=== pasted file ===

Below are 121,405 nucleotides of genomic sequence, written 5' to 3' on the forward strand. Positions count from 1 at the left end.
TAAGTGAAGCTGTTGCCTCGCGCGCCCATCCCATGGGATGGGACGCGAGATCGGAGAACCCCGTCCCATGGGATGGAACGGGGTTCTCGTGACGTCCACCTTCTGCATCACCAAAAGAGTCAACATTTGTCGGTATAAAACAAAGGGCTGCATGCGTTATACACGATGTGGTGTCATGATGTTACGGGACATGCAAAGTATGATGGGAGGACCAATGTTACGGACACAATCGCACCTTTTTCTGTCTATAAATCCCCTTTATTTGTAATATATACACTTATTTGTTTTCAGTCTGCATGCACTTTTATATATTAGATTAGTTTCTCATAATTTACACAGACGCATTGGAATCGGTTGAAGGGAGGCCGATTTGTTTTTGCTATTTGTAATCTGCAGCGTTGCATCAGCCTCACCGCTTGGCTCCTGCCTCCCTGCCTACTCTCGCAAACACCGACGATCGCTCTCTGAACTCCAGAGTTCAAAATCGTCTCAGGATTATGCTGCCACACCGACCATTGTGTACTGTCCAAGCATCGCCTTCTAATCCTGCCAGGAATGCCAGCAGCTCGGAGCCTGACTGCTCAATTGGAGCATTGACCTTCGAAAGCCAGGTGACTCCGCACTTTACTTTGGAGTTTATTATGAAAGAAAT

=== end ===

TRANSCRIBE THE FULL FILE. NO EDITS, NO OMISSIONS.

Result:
Below are 121,405 nucleotides of genomic sequence, written 5' to 3' on the forward strand. Positions count from 1 at the left end.
TAAGTGAAGCTGTTGCCTCGCGCGCCCATCCCATGGGATGGGACGCGAGATCGGAGAACCCCGTCCCATGGGATGGAACGGGGTTCTCGTGACGTCCACCTTCTGCATCACCAAAAGAGTCAACATTTGTCGGTATAAAACAAAGGGCTGCATGCGTTATACACGATGTGGTGTCATGATGTTACGGGACATGCAAAGTATGATGGGAGGACCAATGTTACGGACACAATCGCACCTTTTTCTGTCTATAAATCCCCTTTATTTGTAATATATACACTTATTTGTTTTCAGTCTGCATGCACTTTTATATATTAGATTAGTTTCTCATAATTTACACAGACGCATTGGAATCGGTTGAAGGGAGGCCGATTTGTTTTTGCTATTTGTAATCTGCAGCGTTGCATCAGCCTCACCGCTTGGCTCCTGCCTCCCTGCCTACTCTCGCAAACACCGACGATCGCTCTCTGAACTCCAGAGTTCAAAATCGTCTCAGGATTATGCTGCCACACCGACCATTGTGTACTGTCCAAGCATCGCCTTCTAATCCTGCCAGGAATGCCAGCAGCTCGGAGCCTGACTGCTCAATTGGAGCATTGACCTTCGAAAGCCAGGTGACTCCGCACTTTACTTTGGAGTTTATTATGAAAGAAAT